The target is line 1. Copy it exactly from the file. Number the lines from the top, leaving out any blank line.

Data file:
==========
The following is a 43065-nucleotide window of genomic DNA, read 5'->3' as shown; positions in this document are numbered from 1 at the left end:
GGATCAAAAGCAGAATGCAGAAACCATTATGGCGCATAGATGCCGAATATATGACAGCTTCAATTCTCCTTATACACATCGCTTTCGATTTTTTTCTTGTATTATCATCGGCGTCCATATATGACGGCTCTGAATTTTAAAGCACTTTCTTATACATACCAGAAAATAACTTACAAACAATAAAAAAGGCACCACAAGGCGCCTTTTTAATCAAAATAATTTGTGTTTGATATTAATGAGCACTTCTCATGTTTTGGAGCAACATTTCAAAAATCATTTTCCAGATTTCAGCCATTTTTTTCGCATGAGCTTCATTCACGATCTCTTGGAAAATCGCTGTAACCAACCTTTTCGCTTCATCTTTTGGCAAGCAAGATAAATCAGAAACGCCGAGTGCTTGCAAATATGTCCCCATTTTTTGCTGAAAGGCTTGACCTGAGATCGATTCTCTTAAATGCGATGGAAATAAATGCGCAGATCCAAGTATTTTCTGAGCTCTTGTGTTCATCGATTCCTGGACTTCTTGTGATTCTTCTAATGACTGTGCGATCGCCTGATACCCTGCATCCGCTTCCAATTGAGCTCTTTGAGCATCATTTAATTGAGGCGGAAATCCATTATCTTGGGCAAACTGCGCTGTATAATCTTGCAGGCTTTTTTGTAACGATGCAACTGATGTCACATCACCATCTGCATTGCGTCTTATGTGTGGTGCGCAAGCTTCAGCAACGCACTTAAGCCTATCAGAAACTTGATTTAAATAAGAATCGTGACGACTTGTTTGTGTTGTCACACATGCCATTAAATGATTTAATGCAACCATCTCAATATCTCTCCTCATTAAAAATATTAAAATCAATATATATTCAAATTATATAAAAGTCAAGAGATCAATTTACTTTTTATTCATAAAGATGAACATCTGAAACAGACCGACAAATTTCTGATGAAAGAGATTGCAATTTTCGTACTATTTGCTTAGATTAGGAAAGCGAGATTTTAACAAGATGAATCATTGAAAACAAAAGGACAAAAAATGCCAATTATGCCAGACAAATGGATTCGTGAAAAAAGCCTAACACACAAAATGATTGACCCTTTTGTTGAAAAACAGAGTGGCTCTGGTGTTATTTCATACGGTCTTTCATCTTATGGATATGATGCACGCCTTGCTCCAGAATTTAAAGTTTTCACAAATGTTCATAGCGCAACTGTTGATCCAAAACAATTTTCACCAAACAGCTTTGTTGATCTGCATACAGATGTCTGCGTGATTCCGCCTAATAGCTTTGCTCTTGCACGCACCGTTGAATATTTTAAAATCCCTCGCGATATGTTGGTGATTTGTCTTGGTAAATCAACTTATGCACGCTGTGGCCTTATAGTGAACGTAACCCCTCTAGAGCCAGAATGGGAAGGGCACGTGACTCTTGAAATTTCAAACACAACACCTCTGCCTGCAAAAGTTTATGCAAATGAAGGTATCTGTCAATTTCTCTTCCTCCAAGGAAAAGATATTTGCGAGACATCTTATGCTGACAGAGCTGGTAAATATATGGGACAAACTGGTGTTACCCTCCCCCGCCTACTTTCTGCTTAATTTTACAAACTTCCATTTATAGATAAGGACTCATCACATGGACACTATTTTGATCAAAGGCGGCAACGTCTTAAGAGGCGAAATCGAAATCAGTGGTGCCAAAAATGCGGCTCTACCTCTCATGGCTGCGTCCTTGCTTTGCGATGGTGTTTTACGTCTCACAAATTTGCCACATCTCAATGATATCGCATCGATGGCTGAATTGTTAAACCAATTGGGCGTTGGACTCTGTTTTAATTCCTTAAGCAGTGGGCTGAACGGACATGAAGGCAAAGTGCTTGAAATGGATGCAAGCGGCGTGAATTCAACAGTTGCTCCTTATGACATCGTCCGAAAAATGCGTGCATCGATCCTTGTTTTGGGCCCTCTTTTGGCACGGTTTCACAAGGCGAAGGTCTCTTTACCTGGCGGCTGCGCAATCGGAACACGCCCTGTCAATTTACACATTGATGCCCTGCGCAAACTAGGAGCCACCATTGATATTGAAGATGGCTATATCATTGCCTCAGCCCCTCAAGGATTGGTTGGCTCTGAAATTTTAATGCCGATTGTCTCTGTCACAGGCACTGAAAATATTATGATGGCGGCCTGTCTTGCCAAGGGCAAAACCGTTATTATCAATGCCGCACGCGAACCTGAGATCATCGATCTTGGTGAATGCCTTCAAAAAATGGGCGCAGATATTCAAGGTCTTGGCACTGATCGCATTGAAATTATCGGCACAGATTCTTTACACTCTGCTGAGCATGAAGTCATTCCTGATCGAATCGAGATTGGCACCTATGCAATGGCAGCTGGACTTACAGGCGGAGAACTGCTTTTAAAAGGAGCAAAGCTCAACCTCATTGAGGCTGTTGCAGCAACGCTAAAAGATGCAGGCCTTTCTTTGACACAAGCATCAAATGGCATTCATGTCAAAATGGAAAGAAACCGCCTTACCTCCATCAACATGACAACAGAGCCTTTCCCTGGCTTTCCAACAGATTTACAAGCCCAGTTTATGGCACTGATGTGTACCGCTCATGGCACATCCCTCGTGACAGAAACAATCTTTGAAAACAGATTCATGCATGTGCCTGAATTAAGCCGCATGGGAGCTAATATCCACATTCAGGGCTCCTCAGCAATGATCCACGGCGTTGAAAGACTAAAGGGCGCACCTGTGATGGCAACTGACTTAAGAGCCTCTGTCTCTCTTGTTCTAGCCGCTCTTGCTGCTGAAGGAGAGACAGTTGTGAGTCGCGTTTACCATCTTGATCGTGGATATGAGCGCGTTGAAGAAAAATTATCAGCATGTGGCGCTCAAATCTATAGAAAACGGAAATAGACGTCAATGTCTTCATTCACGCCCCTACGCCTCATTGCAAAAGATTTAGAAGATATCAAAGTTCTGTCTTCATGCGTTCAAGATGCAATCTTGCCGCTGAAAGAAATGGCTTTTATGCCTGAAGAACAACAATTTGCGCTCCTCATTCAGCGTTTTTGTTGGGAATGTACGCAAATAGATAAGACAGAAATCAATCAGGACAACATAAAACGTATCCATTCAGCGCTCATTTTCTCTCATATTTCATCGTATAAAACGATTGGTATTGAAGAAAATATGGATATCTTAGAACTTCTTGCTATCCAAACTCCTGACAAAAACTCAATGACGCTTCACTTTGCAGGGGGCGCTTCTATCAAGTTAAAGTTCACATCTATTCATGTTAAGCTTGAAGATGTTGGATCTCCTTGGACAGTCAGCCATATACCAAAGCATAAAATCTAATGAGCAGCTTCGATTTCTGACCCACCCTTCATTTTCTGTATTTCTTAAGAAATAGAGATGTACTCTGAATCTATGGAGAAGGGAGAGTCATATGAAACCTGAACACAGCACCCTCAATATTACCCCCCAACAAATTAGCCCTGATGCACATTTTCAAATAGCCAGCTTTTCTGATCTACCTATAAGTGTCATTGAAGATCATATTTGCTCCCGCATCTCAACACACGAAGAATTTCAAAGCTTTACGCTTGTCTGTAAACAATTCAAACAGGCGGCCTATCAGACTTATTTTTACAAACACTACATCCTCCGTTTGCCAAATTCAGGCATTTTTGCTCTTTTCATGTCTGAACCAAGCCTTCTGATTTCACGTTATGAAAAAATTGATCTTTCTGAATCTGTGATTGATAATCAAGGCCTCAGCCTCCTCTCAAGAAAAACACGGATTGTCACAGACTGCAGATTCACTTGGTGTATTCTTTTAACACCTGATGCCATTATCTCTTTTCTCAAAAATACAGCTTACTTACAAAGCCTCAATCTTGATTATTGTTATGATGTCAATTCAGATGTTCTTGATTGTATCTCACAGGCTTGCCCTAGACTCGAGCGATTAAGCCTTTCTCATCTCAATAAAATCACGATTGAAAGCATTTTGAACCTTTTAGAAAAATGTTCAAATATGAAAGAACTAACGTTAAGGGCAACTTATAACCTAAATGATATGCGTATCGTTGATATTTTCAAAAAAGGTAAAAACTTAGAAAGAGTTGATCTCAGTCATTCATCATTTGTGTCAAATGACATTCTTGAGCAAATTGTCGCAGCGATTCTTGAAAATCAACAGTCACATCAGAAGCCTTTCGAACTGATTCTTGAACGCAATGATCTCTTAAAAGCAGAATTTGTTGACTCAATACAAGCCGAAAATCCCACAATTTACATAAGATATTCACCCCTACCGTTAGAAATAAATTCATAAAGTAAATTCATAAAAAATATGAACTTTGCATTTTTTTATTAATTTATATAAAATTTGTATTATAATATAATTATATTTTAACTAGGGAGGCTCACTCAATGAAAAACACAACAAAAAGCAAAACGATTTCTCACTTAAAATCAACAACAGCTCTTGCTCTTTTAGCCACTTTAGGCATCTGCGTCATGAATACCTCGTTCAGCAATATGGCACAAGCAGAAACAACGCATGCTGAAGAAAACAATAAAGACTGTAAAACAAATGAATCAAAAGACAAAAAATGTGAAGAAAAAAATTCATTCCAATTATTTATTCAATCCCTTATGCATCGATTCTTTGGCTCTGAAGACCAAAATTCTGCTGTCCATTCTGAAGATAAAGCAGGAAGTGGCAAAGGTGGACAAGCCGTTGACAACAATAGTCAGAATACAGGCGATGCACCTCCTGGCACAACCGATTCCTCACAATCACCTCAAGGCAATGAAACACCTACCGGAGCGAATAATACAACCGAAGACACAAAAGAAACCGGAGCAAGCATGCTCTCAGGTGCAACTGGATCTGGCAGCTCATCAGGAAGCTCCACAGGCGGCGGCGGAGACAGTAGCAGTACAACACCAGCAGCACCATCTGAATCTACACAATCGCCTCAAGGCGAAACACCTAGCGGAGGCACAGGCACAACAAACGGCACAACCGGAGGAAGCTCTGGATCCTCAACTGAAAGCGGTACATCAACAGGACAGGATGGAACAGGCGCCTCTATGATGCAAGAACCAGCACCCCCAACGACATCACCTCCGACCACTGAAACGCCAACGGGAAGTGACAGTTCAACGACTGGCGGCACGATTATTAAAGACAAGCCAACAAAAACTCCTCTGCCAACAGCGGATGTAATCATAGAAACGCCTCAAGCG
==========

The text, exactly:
The following is a 43065-nucleotide window of genomic DNA, read 5'->3' as shown; positions in this document are numbered from 1 at the left end: